Bound By Our Boundaries

My participation in Jewish communal life following retirement from the pulpit has afforded me new vistas into the orbit of boundaries.  Some institutions are defined by their religious and hierarchical planes of participation and distinction while others have gained newfound popularity through the reduction of distinctions and gradations.  While one might conclude that the former spaces appeal to more “black and white” audiences and the latter to a more permissive and liberal clientele, the mix of human nature yields a different result.

Boundaries, argues Prof. Eric Kaufmann, are essential to the matrix of human identity:  as we hash out the characteristics by which we associate with others and through which we belong to groups, certain markers arise that determine who is in and who is out.  Our best attempts to be inclusive lead, de facto, to the creation of delineators.  These are deeply ingrained in our society through social conventions (e.g. schools, sports, organized religion) and reinforced by our material interests.  Add to this the geographic boundaries of ethnic and national identity, which peoples maintain even as they traverse physical borders; the expressions of newcomers and their more naturalized descendants emanate the hallmarks of earlier places of residence, over a period of decades past the respective migrations themselves.

We are left, therefore, with the responsibility to arrange and be mindful of boundaries in a way that is healthy both for ourselves and for those around us.  Better knowing ourselves, writes therapist Dan Loney, allows for the set-up of healthy boundaries and, in turn, setting healthy boundaries is a pathway to the discovery of our true selves, the immediate benefits of which can be increased confidence and energy.  Loney counsels that we reframe this exercise into a quest for defining our personal values; the more we value something, the more evident our boundaries, however subtle and unintended.

And, for those who are unabashed about their defined boundaries, the endeavor of not fashioning them into weapons becomes paramount:  “Every time you feel disrespected or unloved, this is not your cue to say, ‘Respect and love me or else…’ That’s not a healthy boundary. That’s an unhealthy threat. Just like it’s hard for you to healthily change, you also have to consider it’s just as hard for others to healthily change. However, if there is an unwillingness on their end, you’ve got to begin to consider the nature of your identity.” (Loney, 2019)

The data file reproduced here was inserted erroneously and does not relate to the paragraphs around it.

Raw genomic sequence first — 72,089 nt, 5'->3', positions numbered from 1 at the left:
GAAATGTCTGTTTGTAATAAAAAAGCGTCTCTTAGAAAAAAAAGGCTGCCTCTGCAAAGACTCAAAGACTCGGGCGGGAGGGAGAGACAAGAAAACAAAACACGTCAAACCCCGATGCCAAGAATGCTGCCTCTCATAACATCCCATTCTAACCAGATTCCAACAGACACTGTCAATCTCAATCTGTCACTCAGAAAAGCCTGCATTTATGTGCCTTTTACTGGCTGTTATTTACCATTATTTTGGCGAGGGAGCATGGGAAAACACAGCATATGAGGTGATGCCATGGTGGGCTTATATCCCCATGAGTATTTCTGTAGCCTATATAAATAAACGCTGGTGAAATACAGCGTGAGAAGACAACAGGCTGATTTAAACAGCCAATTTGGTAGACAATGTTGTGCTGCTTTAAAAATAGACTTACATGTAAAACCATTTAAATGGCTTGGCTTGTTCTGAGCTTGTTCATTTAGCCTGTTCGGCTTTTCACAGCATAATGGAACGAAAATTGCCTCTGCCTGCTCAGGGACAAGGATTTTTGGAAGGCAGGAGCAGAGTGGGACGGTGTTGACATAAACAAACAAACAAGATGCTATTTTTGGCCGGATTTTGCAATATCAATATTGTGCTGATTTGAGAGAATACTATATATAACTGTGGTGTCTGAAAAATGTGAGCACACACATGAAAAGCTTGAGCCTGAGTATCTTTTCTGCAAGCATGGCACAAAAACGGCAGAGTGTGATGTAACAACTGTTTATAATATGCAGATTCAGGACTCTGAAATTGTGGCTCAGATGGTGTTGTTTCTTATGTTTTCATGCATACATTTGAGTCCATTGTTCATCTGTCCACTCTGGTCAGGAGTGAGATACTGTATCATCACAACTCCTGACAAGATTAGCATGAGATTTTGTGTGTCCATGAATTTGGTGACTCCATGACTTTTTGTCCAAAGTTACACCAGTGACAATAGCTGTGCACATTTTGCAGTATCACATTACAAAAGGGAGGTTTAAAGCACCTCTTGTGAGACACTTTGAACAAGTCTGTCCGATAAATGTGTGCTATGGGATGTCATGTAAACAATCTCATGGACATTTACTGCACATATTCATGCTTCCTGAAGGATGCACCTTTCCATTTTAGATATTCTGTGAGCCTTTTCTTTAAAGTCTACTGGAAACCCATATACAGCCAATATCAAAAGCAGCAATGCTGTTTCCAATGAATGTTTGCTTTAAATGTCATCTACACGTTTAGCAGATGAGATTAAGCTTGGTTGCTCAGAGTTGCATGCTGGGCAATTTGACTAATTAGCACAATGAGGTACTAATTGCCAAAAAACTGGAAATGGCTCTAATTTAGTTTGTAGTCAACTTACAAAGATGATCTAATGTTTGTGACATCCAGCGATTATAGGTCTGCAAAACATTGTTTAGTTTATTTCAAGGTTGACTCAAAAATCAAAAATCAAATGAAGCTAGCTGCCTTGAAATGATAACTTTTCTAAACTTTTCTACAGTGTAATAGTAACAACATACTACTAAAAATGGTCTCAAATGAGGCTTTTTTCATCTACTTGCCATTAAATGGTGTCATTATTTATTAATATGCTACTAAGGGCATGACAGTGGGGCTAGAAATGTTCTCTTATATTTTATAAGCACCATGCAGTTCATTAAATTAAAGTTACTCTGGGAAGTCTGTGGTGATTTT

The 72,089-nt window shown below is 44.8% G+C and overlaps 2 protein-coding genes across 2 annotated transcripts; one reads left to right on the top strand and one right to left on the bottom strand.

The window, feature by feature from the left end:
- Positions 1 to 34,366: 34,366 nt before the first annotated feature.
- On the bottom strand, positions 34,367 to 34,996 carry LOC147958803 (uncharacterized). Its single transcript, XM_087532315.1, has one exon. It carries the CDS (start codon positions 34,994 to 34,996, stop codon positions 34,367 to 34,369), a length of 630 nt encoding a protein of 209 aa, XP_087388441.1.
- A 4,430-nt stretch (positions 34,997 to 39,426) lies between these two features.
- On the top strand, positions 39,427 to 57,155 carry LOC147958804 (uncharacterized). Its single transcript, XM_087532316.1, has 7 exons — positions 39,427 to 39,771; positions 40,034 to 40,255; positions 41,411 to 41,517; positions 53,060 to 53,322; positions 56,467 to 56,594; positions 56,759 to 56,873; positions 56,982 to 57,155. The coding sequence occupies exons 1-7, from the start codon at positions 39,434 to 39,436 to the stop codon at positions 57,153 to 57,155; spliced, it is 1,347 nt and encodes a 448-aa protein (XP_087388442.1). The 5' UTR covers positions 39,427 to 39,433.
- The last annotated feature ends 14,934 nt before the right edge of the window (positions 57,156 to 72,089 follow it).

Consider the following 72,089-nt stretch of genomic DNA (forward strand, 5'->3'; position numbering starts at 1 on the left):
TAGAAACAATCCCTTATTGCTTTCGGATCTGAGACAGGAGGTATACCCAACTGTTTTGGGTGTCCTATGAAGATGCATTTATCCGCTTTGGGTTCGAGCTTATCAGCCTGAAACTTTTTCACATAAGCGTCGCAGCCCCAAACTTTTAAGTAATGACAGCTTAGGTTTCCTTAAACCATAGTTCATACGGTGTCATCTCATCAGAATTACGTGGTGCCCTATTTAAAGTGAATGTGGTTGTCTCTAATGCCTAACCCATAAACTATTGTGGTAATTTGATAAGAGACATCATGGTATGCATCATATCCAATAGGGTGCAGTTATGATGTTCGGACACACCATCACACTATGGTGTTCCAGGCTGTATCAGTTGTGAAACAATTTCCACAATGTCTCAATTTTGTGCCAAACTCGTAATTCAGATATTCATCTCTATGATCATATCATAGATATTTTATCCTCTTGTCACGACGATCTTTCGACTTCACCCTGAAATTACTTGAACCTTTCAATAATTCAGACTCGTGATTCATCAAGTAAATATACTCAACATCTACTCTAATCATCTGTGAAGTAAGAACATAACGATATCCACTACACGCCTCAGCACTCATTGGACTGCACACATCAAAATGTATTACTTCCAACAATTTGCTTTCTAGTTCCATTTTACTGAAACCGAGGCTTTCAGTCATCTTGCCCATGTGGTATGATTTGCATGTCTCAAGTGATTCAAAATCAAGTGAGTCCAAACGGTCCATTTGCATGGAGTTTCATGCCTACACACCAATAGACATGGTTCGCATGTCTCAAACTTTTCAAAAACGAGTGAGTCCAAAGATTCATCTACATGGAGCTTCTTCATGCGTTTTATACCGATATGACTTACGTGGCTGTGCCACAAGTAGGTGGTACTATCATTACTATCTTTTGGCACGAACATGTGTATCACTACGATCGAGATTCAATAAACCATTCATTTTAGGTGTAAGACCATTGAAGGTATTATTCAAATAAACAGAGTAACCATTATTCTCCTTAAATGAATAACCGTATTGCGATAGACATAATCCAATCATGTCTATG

The current vigilance around the world related to COVID-19 (known also as the coronavirus) has pushed our communities to establish new and startling boundaries that threaten our sense of security even as they are designed to protect our safety.  As I witness the cancellation of ceremonies, sporting events, semesters, and other large gatherings, I cannot help but reflect on the great irony of this coping strategy:  historically, communities have coped with external threats by coming together and quashing barriers.  Even in normative times, our byways of affirmation and collective identity are powerfully manifested through parades, assemblies, rallies.  In the Jewish tradition, the concept of minyan (a prayer quorum of ten) is among the building blocks of our interaction with God. Indeed, we are grappling with a new challenge of mind over matter!

In the end. the only axiom is that our identities ride our boundaries, be they perennial or provisional.  How we live in relationship to boundaries defines us – in both trying times and otherwise.  Keeping to some level of discretion and delineation is a staple of human wellness.  Maintaining those bounds amidst both fear and temptation is the pathway to resilience.

Works Cited:  Loney, D. How to Set Healthy Boundaries – Part 1 (Awareness), weblog post 02 May 2019. https://www.danloneytherapy.com/blog/2019/5/1/how-to-healthily-create-boundaries-part-1

About the Author
Rabbi Bernard Gerson is a Consumer Service Associate at Anthem / Blue Cross-Blue Shield. He is enjoying the early days of his second career, following his retirement in 2018 from a 30-year tenure as a Congregational Rabbi and Judaic Studies Teacher. He remains active in Denver's Jewish community as a public speaker and community organizing activist.
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